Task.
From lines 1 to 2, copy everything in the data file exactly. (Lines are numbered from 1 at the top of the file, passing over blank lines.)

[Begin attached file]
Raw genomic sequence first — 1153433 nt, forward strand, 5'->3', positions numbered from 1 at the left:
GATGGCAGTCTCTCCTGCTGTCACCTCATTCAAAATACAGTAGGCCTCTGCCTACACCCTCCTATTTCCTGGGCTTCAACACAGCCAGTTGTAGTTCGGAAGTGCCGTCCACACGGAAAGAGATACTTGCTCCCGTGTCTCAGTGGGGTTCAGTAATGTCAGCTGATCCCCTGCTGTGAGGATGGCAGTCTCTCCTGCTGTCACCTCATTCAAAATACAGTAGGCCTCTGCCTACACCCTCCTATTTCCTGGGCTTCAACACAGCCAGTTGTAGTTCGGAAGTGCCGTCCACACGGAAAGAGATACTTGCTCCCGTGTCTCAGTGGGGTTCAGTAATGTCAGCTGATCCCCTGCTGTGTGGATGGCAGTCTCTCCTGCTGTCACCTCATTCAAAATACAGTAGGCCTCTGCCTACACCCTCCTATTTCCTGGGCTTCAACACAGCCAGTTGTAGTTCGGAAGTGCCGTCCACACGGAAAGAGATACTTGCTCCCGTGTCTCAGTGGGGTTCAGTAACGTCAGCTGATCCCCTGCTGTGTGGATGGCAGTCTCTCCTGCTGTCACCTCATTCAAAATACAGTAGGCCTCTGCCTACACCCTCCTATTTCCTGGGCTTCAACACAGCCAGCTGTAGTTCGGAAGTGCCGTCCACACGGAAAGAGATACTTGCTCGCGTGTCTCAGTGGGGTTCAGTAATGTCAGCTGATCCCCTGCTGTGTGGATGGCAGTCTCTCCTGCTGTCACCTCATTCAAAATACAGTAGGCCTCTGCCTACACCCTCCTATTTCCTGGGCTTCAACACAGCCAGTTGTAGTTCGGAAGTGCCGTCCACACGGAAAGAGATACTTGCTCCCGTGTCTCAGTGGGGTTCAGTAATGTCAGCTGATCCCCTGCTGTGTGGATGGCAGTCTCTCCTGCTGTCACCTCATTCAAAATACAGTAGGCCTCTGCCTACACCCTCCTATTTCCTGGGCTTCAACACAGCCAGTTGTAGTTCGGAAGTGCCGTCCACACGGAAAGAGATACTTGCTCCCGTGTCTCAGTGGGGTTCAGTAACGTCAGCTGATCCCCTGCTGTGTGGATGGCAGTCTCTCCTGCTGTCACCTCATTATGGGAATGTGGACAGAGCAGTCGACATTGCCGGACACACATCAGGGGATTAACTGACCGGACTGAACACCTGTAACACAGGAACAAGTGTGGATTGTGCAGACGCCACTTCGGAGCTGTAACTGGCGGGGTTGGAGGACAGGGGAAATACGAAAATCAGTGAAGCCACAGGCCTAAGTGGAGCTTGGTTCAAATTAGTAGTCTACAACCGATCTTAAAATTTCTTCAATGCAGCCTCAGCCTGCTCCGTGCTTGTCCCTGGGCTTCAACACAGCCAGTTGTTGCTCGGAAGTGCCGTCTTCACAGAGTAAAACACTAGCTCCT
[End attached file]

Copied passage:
Raw genomic sequence first — 1153433 nt, forward strand, 5'->3', positions numbered from 1 at the left:
GATGGCAGTCTCTCCTGCTGTCACCTCATTCAAAATACAGTAGGCCTCTGCCTACACCCTCCTATTTCCTGGGCTTCAACACAGCCAGTTGTAGTTCGGAAGTGCCGTCCACACGGAAAGAGATACTTGCTCCCGTGTCTCAGTGGGGTTCAGTAATGTCAGCTGATCCCCTGCTGTGAGGATGGCAGTCTCTCCTGCTGTCACCTCATTCAAAATACAGTAGGCCTCTGCCTACACCCTCCTATTTCCTGGGCTTCAACACAGCCAGTTGTAGTTCGGAAGTGCCGTCCACACGGAAAGAGATACTTGCTCCCGTGTCTCAGTGGGGTTCAGTAATGTCAGCTGATCCCCTGCTGTGTGGATGGCAGTCTCTCCTGCTGTCACCTCATTCAAAATACAGTAGGCCTCTGCCTACACCCTCCTATTTCCTGGGCTTCAACACAGCCAGTTGTAGTTCGGAAGTGCCGTCCACACGGAAAGAGATACTTGCTCCCGTGTCTCAGTGGGGTTCAGTAACGTCAGCTGATCCCCTGCTGTGTGGATGGCAGTCTCTCCTGCTGTCACCTCATTCAAAATACAGTAGGCCTCTGCCTACACCCTCCTATTTCCTGGGCTTCAACACAGCCAGCTGTAGTTCGGAAGTGCCGTCCACACGGAAAGAGATACTTGCTCGCGTGTCTCAGTGGGGTTCAGTAATGTCAGCTGATCCCCTGCTGTGTGGATGGCAGTCTCTCCTGCTGTCACCTCATTCAAAATACAGTAGGCCTCTGCCTACACCCTCCTATTTCCTGGGCTTCAACACAGCCAGTTGTAGTTCGGAAGTGCCGTCCACACGGAAAGAGATACTTGCTCCCGTGTCTCAGTGGGGTTCAGTAATGTCAGCTGATCCCCTGCTGTGTGGATGGCAGTCTCTCCTGCTGTCACCTCATTCAAAATACAGTAGGCCTCTGCCTACACCCTCCTATTTCCTGGGCTTCAACACAGCCAGTTGTAGTTCGGAAGTGCCGTCCACACGGAAAGAGATACTTGCTCCCGTGTCTCAGTGGGGTTCAGTAACGTCAGCTGATCCCCTGCTGTGTGGATGGCAGTCTCTCCTGCTGTCACCTCATTATGGGAATGTGGACAGAGCAGTCGACATTGCCGGACACACATCAGGGGATTAACTGACCGGACTGAACACCTGTAACACAGGAACAAGTGTGGATTGTGCAGACGCCACTTCGGAGCTGTAACTGGCGGGGTTGGAGGACAGGGGAAATACGAAAATCAGTGAAGCCACAGGCCTAAGTGGAGCTTGGTTCAAATTAGTAGTCTACAACCGATCTTAAAATTTCTTCAATGCAGCCTCAGCCTGCTCCGTGCTTGTCCCTGGGCTTCAACACAGCCAGTTGTTGCTCGGAAGTGCCGTCTTCACAGAGTAAAACACTAGCTCCT